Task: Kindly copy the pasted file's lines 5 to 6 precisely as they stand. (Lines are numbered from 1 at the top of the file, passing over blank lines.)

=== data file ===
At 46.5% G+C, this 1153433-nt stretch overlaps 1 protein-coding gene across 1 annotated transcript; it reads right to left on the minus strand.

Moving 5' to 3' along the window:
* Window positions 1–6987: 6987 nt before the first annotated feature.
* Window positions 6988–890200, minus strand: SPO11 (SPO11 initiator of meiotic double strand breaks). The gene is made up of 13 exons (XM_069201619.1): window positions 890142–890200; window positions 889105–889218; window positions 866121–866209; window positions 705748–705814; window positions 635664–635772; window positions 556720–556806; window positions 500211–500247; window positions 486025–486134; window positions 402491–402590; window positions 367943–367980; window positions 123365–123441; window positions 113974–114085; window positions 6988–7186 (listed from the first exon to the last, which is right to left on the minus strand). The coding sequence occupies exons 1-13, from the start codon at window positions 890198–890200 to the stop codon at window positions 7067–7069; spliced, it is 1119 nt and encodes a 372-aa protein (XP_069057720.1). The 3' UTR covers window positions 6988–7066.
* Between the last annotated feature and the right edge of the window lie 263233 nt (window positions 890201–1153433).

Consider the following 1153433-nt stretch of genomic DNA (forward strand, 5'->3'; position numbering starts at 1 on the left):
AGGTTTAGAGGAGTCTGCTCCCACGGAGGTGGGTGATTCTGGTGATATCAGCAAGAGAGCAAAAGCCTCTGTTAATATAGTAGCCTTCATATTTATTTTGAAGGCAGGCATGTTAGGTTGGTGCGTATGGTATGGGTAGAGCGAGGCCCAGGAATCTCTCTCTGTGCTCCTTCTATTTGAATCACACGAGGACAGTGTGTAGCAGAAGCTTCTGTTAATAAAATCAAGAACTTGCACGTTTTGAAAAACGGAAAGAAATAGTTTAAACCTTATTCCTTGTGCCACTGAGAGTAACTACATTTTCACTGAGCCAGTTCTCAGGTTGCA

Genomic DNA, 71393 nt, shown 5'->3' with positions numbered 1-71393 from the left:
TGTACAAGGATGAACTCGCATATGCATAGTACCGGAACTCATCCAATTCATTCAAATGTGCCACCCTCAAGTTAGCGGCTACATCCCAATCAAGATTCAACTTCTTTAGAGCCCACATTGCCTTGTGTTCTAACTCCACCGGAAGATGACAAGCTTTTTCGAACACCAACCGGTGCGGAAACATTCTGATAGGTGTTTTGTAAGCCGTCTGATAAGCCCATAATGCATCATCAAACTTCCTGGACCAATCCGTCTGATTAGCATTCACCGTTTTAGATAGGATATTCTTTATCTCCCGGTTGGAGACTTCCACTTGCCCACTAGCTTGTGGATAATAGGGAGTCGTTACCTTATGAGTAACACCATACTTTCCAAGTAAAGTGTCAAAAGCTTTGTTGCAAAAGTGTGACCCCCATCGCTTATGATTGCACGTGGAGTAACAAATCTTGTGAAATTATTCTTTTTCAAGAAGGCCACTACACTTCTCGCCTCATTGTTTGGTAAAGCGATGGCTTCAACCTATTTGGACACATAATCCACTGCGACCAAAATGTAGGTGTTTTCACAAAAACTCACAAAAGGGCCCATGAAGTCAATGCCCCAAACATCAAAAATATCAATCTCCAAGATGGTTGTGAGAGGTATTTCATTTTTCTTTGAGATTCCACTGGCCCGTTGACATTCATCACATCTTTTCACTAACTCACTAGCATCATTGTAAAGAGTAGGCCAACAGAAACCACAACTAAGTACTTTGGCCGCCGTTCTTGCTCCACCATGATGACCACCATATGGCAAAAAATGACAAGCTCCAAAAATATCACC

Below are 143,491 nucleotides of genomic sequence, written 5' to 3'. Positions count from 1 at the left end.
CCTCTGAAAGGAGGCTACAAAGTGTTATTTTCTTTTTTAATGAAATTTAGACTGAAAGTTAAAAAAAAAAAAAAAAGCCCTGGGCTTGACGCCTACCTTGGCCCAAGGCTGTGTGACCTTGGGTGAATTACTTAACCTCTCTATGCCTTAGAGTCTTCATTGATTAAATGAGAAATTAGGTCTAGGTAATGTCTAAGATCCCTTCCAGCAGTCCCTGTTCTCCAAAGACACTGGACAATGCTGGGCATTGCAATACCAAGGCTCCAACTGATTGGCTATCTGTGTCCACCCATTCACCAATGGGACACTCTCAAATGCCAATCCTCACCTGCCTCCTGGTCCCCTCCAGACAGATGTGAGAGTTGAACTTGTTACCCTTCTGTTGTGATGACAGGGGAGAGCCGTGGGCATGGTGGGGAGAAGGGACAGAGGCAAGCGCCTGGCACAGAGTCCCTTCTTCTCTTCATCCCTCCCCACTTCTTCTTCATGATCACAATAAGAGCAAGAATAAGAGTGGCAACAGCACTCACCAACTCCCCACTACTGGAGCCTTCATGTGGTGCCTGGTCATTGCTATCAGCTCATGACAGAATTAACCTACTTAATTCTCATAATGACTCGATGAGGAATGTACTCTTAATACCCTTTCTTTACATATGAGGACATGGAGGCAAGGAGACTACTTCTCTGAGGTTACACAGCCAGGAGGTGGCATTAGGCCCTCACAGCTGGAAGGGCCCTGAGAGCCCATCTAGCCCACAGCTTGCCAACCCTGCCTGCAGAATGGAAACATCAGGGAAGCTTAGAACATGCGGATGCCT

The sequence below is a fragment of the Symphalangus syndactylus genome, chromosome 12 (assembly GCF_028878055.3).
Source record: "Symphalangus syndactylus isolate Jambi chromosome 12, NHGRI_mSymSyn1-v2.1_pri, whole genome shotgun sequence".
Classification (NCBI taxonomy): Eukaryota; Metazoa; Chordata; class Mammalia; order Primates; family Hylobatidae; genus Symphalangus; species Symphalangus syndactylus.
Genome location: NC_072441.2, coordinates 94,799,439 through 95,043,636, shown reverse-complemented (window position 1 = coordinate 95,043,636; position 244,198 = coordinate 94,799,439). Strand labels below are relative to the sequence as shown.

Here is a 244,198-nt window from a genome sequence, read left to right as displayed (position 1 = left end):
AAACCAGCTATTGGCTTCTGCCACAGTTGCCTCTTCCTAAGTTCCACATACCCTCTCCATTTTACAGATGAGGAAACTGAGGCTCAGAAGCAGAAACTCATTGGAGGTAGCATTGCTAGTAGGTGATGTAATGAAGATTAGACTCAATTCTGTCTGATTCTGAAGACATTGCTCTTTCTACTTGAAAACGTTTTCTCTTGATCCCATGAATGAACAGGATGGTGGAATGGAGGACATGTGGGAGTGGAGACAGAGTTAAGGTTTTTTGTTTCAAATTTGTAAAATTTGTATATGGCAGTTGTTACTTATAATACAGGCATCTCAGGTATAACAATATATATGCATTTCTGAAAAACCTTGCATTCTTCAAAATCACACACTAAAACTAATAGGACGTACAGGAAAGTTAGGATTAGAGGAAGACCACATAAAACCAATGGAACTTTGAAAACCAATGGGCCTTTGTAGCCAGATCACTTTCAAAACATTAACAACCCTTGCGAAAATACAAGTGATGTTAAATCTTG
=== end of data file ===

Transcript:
* Between the last annotated feature and the right edge of the window lie 263233 nt (window positions 890201–1153433).

Consider the following 1153433-nt stretch of genomic DNA (forward strand, 5'->3'; position numbering starts at 1 on the left):